Far too much contemporary cutting edge Christian thought is merely concerned with the sophisticated rationalization of unbelief for a theologically elitist crowd who believe that their cultured distance from faith makes them closer to God. We celebrate a faith that has shrunk in the wash, cloaking our unbelief with tortured exegesis or by ‘cutting a scandalizing God down to the size of our believing.’ Rather than lamenting our unbelief, we can re-characterize it as a more profound form of faith.
In such a context, our entire confession of faith can operate as if it were between ‘air quotes’, attenuated by countless qualifications and reservations, and most powerfully by our cultivated distance. While it is still confessed, we need to beware of taking it too seriously. Such an attitude can pervade many contexts, even where very good things are said in principle. Our cynicism, disillusion, and indifference make it difficult for us to throw ourselves unreservedly into believing anything, being moved by anything, or surrendering ourselves to any truth.
It was this that made me realise that I have long ceased to be believe in God the Creator in Luther’s sense, that he provides me with all my worldly goods and material comforts out of his sheer grace and mercy and more importantly to believe that God the Father does answer empirical and material needs and prayers and does actually make an actual visible difference in my life.
The prayer and hope for the meeting of material needs is among the most vulnerable of prayers, it is a visible fact as to whether or not your empirical needs are provided, the dangers and risk of falsification are high, because herein is the test as to whether God does make a real difference. But rather than petition for more faith to match the challenges of the fear and risk of disappointment, we resort instead to remove hope’s very precondition, by ceasing to believe that God can act in the material world altogether to meet our needs, and reduce the divine action to a purely “gnostic” significance, that of a mere moral policeman of the world. To protect ourselves from disappointment and from the fear of frustrated hope visibly falsified, we banish the divine agency away from the provision of material and visible goods into a purely “spiritual” and “religious” provider of moral edification and esoteric spiritual experiences, as if God is the more pure for not tainting himself with the provision of this worldly goods, successes and pleasures, as if God is more God for being more invisible in its acts and further away from his own creation.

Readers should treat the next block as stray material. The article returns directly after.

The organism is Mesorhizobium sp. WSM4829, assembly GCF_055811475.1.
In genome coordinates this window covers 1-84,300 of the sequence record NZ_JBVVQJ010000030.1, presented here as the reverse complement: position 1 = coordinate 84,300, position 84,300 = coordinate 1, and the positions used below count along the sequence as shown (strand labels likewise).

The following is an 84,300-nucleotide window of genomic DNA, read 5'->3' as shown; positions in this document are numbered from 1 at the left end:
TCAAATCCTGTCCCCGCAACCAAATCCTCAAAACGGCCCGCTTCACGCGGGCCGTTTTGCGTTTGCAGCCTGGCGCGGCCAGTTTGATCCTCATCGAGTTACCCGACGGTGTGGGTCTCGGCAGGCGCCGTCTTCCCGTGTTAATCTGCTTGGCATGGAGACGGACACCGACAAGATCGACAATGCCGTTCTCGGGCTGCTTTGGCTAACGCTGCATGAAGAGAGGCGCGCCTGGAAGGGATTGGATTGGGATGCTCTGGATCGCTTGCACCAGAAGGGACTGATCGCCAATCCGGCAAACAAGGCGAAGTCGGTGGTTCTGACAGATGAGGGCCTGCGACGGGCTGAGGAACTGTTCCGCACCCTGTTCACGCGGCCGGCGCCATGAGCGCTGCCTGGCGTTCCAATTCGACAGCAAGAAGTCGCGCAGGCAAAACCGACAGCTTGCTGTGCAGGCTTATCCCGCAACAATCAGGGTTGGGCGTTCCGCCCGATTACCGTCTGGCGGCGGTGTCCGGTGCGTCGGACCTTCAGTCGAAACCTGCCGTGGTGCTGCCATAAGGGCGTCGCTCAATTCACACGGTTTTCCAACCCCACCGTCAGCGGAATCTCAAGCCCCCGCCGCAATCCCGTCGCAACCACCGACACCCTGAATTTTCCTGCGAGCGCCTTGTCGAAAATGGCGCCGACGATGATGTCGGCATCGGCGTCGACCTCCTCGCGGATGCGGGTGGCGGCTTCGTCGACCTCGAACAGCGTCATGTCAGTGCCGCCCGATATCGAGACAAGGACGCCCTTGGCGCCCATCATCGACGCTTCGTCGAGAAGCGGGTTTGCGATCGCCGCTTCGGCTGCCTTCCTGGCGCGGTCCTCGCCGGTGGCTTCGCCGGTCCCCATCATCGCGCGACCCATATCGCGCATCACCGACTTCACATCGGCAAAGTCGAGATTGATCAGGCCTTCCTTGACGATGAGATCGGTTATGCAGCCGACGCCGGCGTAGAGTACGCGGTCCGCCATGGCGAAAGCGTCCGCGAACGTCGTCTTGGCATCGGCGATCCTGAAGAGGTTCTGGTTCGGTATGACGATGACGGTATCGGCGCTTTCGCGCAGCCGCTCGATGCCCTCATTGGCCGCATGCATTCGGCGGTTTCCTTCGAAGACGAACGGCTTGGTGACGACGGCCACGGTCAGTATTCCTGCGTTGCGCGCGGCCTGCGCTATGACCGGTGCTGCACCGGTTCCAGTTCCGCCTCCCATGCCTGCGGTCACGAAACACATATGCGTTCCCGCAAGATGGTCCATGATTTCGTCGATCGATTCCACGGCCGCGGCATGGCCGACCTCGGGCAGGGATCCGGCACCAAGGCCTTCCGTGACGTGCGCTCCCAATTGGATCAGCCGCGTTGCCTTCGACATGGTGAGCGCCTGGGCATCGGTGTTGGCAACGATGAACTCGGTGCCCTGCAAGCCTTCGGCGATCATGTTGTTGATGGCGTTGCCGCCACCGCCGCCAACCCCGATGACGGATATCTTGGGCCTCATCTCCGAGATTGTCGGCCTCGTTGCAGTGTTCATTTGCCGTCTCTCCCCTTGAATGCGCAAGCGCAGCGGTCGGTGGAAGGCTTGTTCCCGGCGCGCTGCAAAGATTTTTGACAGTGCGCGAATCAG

I once commented on the need for discernment in our critique of the Prosperity Gospel, and as valid as many of our objections and concerns might there, we must not veer into the other gnostic end of denying that God has no empirical significance altogether. This is something which I would need a lot of help to get over, to repent and to forsake, but in the words of the Gospel, our continual cry must be, Lord I believe, help thou me my unbelief!